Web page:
Cervical Facet Dislocations & Fractures
ANATOMY OF THE SPINE
The human spine is formed by individual vertebrae and connective tissue discs in between. The vertebrae form the spinal canal. There are seven cervical, twelve thoracic, and five lumbar vertebrae. The intervertebral discs are the link between the individual vertebral bodies.
Normal anatomy of the spine. Longitudinal section and cross sections through the cervical, thoracic and lumbar spine.
The little joints that link the vertebrae together are known as facet joints. They help to stabilize the spine and, together with the intervertebral discs, allow a certain degree of mobility of the spinal cord. The spinal canal should be wide enough to allow nerve roots to float freely in cerebrospinal fluid.
The front border of the spinal canal is built by the vertebral bodies and intervertebral discs, the side by the intervertebral joints (facets) and back by the ligamentum flavum (yellow band) and vertebral arches. Discs consist of an outer fibrous ring (annulus fibrosus), which surrounds an inner gel-like center (nucleus pulposus).
The spinal cord and nerve roots lie within the spinal canal. The spinal cord extends downwards approx. to the 1st lumbar vertebra. Below, only nerve roots are present in the spinal canal. At the level of the intervertebral disc the nerve roots pass through the neural root foramina to exit the spinal canal. The spinal cord and nerve roots conduct electric-like signals from the skin and joints to the brain, and process of movement is initiated from the brain to the muscles.
Facet dislocation is an abnormal separation in the intervertebral joints (facets) leading in an anterior slip of one vertebral body on another. It usually results from a forced flexion and sometimes rotation of the cervical spine. Facet dislocation may occur on one (unilateral) or both (bilateral) facets connecting two vertebrae. It may occur to varying degrees: 1) subluxation - a ligamentous injury leading to a partial uncovering of facet joint surfaces or 2) locked facets - displacement of the inferior articular process of the upper vertebrae over the superior articular process of the vertebra below. Resulting in a locked in the position and lack of contact between the facet joint surfaces.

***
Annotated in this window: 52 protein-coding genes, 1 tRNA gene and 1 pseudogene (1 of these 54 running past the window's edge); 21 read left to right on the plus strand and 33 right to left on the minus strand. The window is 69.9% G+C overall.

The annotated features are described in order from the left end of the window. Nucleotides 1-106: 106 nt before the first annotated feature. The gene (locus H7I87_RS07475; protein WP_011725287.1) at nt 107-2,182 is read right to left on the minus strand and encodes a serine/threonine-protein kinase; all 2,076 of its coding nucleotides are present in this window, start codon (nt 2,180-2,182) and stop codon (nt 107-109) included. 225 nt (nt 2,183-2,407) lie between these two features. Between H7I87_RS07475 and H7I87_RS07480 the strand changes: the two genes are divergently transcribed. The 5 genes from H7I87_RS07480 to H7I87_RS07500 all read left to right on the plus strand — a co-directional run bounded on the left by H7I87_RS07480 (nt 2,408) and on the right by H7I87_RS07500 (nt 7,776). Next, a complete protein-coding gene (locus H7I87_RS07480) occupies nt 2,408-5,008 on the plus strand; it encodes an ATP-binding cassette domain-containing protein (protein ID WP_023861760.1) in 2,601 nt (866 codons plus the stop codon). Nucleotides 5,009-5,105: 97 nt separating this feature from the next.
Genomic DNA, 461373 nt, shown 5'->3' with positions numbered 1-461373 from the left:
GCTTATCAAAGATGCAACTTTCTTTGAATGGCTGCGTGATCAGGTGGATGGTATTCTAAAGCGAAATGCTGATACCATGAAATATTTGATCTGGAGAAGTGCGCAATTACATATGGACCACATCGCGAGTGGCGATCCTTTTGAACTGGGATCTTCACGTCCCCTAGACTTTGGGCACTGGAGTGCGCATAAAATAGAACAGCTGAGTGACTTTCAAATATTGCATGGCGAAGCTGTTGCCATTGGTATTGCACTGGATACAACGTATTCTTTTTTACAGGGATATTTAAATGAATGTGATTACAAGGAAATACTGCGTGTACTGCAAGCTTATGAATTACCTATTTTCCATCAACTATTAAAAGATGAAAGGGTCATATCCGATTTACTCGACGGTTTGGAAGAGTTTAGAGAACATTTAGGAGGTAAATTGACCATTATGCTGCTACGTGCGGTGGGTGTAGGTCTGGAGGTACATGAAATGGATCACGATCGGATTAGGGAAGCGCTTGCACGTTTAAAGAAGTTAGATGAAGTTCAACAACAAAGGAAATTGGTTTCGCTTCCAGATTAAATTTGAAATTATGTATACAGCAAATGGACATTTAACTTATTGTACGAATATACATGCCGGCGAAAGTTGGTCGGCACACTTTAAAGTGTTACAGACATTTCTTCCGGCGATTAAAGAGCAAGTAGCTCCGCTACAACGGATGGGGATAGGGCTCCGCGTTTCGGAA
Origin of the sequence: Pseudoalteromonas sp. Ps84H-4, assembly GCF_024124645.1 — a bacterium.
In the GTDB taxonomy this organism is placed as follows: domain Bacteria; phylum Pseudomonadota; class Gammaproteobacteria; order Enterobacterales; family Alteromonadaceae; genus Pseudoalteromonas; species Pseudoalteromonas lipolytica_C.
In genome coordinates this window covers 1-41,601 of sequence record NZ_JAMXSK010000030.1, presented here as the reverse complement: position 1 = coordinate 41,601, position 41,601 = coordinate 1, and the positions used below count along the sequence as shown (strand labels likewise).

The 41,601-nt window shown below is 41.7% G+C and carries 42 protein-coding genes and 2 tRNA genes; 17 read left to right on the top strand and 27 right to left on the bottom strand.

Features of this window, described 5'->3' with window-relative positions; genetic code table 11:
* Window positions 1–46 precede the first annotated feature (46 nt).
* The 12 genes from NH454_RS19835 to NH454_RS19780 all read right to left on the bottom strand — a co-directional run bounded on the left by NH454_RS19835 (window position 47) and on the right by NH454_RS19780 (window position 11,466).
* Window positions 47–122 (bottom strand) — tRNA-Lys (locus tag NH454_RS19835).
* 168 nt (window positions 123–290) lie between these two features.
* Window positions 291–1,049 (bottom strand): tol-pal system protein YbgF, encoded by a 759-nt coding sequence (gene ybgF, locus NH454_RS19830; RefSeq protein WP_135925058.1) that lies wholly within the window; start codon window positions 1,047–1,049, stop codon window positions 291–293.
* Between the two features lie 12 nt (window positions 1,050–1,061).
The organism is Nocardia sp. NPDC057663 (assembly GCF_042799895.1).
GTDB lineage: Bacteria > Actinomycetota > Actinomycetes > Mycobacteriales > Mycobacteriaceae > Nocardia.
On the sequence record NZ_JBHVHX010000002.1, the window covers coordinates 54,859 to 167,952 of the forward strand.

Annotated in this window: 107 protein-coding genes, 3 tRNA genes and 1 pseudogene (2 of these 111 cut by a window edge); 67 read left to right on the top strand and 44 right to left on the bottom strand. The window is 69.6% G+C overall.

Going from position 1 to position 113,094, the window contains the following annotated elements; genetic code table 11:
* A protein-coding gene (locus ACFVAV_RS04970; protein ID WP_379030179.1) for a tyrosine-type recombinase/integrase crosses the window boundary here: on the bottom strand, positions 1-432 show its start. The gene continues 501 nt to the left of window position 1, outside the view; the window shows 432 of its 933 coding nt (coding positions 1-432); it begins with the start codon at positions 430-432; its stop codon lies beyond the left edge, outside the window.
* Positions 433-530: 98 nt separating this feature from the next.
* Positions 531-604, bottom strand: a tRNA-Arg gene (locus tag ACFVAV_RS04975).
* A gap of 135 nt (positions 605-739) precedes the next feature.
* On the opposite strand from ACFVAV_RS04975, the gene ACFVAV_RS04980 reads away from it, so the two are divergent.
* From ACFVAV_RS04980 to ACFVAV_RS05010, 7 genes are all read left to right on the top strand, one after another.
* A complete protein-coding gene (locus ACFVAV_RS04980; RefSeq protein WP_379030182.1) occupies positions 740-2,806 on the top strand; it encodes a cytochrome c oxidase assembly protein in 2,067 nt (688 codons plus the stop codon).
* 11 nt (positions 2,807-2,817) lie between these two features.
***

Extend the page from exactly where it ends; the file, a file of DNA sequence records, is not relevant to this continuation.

Facet fractures are a result of a traumatic hyperextension combined with lateral bending/rotation. They are often associated with an intervertebral disc disruption (PMID: 26516667
CAUSE OF SYMPTOMS
Acute compression of the cervical spinal cord
Cervical vertebral fracture
SYMPTOMS AND SIGNS
Тingling, numbness, pain or weakness in one hand. The pain usually starts in the neck.
In rare cases, total or partial paralysis of the hands/feet and insensitivity from the neck down.
Pain and stiffness in the neck
THE DIAGNOSIS IS BASED ON Medical history Clinical exam Computer tomography Magnetic resonance imaging (MRI)
additionally you may have to do: Digital subtraction angiography Functional (dynamic) radiographs
The treatment may be non-surgical or surgical.
Non-surgical treatment may include Nonsteroidal anti-inflammatory drugs
Fractures without significant dislocation, spondylolisthesis or kyphosis - stiff collar for 8-12 weeks
WHEN SHOULD AN OPERATION BE PERFORMED?
In most cases emergency surgery is required
WHAT IS THE GOAL OF SURGERY?
To release the compressed nerve roots and/or spinal cord
To restore the protective function of the spine
HOW IS SURGERY PERFORMED?
Open or closed reduction (restauration of aligment)
Anterior cervical decompression and fusion
WHICH OTHER DISEASES SHOULD BE EXCLUDED (DIFFERENTIAL DIAGNOSIS)? Other fractures of the spine